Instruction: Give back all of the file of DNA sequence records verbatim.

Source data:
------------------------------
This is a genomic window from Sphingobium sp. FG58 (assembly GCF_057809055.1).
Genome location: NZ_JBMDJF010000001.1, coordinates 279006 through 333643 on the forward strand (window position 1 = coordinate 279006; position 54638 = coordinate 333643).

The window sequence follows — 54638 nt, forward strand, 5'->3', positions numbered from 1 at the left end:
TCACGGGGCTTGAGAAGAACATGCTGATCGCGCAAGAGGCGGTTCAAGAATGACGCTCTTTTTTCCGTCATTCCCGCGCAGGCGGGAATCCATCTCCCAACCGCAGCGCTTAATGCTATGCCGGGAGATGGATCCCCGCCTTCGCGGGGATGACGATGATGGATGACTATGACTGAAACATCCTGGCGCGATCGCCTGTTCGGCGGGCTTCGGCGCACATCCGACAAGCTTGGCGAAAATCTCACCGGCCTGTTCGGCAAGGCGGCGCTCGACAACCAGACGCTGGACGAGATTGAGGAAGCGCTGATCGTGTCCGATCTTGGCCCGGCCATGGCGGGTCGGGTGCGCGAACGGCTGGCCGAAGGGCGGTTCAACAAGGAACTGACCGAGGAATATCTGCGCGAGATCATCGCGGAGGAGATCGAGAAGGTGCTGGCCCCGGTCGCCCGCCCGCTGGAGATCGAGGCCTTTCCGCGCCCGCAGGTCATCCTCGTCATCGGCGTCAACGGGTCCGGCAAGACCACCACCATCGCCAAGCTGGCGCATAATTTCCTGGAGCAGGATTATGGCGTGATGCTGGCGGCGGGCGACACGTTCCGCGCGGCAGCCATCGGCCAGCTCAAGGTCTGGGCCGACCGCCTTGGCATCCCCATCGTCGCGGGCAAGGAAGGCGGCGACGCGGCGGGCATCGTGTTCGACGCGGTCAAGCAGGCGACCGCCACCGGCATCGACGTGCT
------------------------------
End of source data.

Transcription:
This is a genomic window from Sphingobium sp. FG58 (assembly GCF_057809055.1).
Genome location: NZ_JBMDJF010000001.1, coordinates 279006 through 333643 on the forward strand (window position 1 = coordinate 279006; position 54638 = coordinate 333643).

The window sequence follows — 54638 nt, forward strand, 5'->3', positions numbered from 1 at the left end:
TCACGGGGCTTGAGAAGAACATGCTGATCGCGCAAGAGGCGGTTCAAGAATGACGCTCTTTTTTCCGTCATTCCCGCGCAGGCGGGAATCCATCTCCCAACCGCAGCGCTTAATGCTATGCCGGGAGATGGATCCCCGCCTTCGCGGGGATGACGATGATGGATGACTATGACTGAAACATCCTGGCGCGATCGCCTGTTCGGCGGGCTTCGGCGCACATCCGACAAGCTTGGCGAAAATCTCACCGGCCTGTTCGGCAAGGCGGCGCTCGACAACCAGACGCTGGACGAGATTGAGGAAGCGCTGATCGTGTCCGATCTTGGCCCGGCCATGGCGGGTCGGGTGCGCGAACGGCTGGCCGAAGGGCGGTTCAACAAGGAACTGACCGAGGAATATCTGCGCGAGATCATCGCGGAGGAGATCGAGAAGGTGCTGGCCCCGGTCGCCCGCCCGCTGGAGATCGAGGCCTTTCCGCGCCCGCAGGTCATCCTCGTCATCGGCGTCAACGGGTCCGGCAAGACCACCACCATCGCCAAGCTGGCGCATAATTTCCTGGAGCAGGATTATGGCGTGATGCTGGCGGCGGGCGACACGTTCCGCGCGGCAGCCATCGGCCAGCTCAAGGTCTGGGCCGACCGCCTTGGCATCCCCATCGTCGCGGGCAAGGAAGGCGGCGACGCGGCGGGCATCGTGTTCGACGCGGTCAAGCAGGCGACCGCCACCGGCATCGACGTGCT